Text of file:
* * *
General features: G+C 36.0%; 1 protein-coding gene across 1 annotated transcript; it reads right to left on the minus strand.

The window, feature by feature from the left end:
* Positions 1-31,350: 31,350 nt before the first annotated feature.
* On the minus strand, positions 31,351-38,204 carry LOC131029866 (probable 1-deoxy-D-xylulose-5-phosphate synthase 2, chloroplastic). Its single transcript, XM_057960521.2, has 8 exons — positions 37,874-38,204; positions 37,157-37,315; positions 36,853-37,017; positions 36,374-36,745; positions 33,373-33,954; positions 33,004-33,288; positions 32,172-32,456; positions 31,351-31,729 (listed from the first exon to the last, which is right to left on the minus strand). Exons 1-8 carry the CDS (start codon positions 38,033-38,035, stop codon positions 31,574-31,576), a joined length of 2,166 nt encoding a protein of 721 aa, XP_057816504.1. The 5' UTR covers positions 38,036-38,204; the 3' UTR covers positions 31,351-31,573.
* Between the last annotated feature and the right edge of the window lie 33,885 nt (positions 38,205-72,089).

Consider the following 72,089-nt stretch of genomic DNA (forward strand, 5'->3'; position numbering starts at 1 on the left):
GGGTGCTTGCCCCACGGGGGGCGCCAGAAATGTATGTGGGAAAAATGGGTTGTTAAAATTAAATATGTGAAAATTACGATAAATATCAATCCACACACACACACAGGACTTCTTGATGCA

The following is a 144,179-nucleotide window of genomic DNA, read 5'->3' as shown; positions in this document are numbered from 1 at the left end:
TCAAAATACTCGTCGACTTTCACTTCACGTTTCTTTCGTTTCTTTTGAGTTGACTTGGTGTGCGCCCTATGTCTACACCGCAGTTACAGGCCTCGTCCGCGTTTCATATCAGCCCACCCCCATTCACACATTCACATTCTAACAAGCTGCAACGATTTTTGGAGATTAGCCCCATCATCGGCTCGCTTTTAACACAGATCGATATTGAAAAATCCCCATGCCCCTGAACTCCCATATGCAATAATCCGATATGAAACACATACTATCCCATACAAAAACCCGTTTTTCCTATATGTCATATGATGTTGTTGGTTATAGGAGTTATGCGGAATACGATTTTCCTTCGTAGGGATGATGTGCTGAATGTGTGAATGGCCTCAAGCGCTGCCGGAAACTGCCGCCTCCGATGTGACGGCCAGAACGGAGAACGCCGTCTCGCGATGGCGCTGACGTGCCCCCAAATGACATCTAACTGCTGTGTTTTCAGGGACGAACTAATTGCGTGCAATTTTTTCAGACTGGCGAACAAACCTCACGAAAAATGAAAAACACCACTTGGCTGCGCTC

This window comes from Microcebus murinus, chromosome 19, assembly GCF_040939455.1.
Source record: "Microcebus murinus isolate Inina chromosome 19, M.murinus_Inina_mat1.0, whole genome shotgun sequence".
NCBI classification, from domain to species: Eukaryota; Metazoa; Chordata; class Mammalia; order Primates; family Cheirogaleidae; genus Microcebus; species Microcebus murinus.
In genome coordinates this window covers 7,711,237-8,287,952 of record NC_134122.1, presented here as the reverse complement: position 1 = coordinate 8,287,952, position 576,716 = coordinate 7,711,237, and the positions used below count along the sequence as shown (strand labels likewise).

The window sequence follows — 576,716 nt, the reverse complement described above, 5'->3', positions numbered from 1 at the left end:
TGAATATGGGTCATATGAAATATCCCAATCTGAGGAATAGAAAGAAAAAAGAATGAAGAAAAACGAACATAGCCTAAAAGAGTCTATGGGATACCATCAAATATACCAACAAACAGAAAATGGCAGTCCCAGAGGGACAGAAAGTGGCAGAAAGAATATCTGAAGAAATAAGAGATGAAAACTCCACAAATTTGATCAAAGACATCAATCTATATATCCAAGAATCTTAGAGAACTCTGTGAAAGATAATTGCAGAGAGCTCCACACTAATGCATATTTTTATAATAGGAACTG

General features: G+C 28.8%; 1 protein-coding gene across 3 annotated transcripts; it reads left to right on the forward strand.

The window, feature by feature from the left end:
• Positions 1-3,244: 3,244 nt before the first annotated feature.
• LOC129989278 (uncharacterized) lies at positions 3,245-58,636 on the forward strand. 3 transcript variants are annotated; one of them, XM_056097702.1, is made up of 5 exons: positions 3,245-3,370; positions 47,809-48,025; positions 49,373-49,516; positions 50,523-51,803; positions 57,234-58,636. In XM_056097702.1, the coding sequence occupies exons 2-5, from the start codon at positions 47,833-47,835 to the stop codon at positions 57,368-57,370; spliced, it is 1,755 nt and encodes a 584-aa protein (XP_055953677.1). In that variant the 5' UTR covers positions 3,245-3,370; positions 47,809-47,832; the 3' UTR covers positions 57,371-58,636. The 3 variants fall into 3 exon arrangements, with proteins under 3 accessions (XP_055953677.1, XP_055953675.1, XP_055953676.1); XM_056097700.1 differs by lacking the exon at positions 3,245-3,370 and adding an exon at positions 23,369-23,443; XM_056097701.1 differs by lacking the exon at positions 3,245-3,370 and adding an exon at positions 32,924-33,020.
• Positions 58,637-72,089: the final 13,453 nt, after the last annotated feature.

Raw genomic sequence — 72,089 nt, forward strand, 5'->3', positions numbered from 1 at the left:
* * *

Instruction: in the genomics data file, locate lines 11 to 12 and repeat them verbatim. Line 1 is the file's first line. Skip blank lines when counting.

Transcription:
Source record: "Microcebus murinus isolate Inina chromosome 19, M.murinus_Inina_mat1.0, whole genome shotgun sequence".
NCBI classification, from domain to species: Eukaryota; Metazoa; Chordata; class Mammalia; order Primates; family Cheirogaleidae; genus Microcebus; species Microcebus murinus.